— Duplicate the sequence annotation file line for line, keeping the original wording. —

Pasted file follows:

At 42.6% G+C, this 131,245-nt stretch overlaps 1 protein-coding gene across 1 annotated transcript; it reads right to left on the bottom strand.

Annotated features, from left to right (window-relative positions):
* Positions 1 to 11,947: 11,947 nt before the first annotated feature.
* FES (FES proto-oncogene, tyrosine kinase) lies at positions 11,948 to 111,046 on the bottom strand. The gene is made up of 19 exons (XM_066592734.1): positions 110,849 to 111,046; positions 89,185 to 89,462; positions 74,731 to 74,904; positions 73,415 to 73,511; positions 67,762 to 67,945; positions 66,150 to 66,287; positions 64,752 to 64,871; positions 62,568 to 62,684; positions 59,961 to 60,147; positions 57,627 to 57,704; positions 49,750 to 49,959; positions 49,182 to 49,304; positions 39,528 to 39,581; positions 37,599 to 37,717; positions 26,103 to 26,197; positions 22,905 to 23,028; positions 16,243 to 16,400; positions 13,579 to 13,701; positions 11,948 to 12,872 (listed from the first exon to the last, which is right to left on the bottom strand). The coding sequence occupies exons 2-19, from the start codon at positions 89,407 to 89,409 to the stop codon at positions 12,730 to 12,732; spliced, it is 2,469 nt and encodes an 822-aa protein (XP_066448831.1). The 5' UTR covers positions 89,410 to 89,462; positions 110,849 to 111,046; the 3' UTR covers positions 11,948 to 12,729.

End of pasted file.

At 42.6% G+C, this 131,245-nt stretch overlaps 1 protein-coding gene across 1 annotated transcript; it reads right to left on the bottom strand.

Annotated features, from left to right (window-relative positions):
* Positions 1 to 11,947: 11,947 nt before the first annotated feature.
* FES (FES proto-oncogene, tyrosine kinase) lies at positions 11,948 to 111,046 on the bottom strand. The gene is made up of 19 exons (XM_066592734.1): positions 110,849 to 111,046; positions 89,185 to 89,462; positions 74,731 to 74,904; positions 73,415 to 73,511; positions 67,762 to 67,945; positions 66,150 to 66,287; positions 64,752 to 64,871; positions 62,568 to 62,684; positions 59,961 to 60,147; positions 57,627 to 57,704; positions 49,750 to 49,959; positions 49,182 to 49,304; positions 39,528 to 39,581; positions 37,599 to 37,717; positions 26,103 to 26,197; positions 22,905 to 23,028; positions 16,243 to 16,400; positions 13,579 to 13,701; positions 11,948 to 12,872 (listed from the first exon to the last, which is right to left on the bottom strand). The coding sequence occupies exons 2-19, from the start codon at positions 89,407 to 89,409 to the stop codon at positions 12,730 to 12,732; spliced, it is 2,469 nt and encodes an 822-aa protein (XP_066448831.1). The 5' UTR covers positions 89,410 to 89,462; positions 110,849 to 111,046; the 3' UTR covers positions 11,948 to 12,729.